BWW Review: Public Theatre Takes on Ibsen Sequel
The popularity of Lucas Hnath's Doll's House Part 2 was underscored by its second production in southern Maine - one which followed on the heels of the first at Portland's Good Theater. That Lewiston's Public Theatre offers a take on the work that is significantly different from the Portland production demonstrates the complexity and depth of possibilities in the piece.
Hnath's play imagines what has transpired for Henrik Ibsen's heroine, Nora Helmer, in the fifteen years since she slammed the door on her marriage and walked into the world to seek a new, independent identity. The action takes place in a single day when Nora returns to her former home, re-engages with her husband, daughter, and trusted nanny, and takes a hard look at the past and the challenges of the future. Tightly plotted, rich in dialogue and character study, Hnath creates a believable universe that spans the almost 140 years since Ibsen's play to the present and makes the issues of gender equality, marriage commitments, and sexual politics still profoundly relevant.
Christopher Clavelli directs with a sure hand, keeping the pace taught and even a bit suspenseful and the characters strongly etched. The opening scene with Nora and Anne-Marie is skewed a bit too heavily toward the comic and the closing scene with Nora and Torvald, while tender and touching, teeters a little toward and un-Ibsenesque sentimentality. But the major confrontations, especially between husband and wife and the searing dialogue are gripping.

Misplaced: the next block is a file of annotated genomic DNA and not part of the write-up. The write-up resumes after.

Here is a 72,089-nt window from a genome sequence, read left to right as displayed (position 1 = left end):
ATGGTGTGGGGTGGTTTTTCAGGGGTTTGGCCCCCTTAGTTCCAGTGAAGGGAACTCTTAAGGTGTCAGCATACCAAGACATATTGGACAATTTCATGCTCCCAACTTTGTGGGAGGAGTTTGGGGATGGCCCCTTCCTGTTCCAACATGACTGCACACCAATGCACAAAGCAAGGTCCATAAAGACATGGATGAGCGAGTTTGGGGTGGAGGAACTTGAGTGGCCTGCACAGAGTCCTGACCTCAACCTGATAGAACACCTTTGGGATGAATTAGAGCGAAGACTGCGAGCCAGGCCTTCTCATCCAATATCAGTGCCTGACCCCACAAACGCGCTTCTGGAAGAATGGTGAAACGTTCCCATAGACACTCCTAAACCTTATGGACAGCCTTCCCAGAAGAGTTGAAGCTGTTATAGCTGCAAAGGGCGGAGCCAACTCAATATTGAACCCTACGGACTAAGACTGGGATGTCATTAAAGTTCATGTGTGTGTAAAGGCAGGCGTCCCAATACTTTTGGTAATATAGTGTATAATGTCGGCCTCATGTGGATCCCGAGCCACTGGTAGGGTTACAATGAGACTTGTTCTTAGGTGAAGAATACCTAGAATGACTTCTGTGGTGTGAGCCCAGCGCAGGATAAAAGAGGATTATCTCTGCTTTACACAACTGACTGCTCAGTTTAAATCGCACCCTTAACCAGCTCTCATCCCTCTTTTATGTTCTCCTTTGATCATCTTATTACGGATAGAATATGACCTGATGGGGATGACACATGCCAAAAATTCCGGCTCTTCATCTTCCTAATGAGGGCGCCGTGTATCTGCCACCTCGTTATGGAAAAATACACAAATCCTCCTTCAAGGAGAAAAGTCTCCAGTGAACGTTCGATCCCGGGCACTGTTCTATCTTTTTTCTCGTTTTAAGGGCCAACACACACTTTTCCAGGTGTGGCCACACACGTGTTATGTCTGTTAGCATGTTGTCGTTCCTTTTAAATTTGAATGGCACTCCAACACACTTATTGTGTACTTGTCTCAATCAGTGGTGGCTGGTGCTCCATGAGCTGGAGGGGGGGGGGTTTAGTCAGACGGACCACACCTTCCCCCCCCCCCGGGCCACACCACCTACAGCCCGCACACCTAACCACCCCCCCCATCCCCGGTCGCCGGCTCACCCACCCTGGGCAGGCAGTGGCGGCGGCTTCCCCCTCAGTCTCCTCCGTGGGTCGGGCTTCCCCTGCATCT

John D. Ervin provides the minimalist set - an austere interior stripped of warmth, dominated by an oversized wooden door that symbolizes the shattering departure at the heart of the story. Jim Alexander's lighting design effectively washes this room in pale neutral lights with subtle mood shifts. Kathleen Payton Brown's costumes capture the period and contrast the characters. Stage Manager Lisa Bragdon maintains the taut flow of action.
As Nora, Janet Mitchko delivers a compelling performance. She plays the character with a bit of self-deprecating humor - acquired, no doubt, through struggle - and she projects the aura of a woman grown wise through her trials, but one who still feels keenly the scars. Paul Schoeffler makes a poignant Torvald. His pain is so palpable that it enlists audience sympathy despite his maddening rigidity and conventionalism. The final scene between the two is wrenching and yet bitter sweet. Ally Carey turns in a delightfully manic performance as Emmy, Nora's estranged daughter. She delivers some of the most cutting lines of the work with surgical precision tempered by a chilling gleefulness, demonstrating that she is clearly her mother's daughter. Viki Boyle's Anne-Marie has some poignant and funny moments, though she is bit too histrionic and misses the subdued, suppressed weariness of the character.
All in all, A Doll's House Part 2 represents a welcome foray into a drama that tackles thorny issues and leaves questions unanswered. If this critic might have wished for a bit more darkness and savage honesty in the overall conception, this is, nonetheless, a thought-provoking production that deserves audience attention.
Photos courtesy of The Public Theatre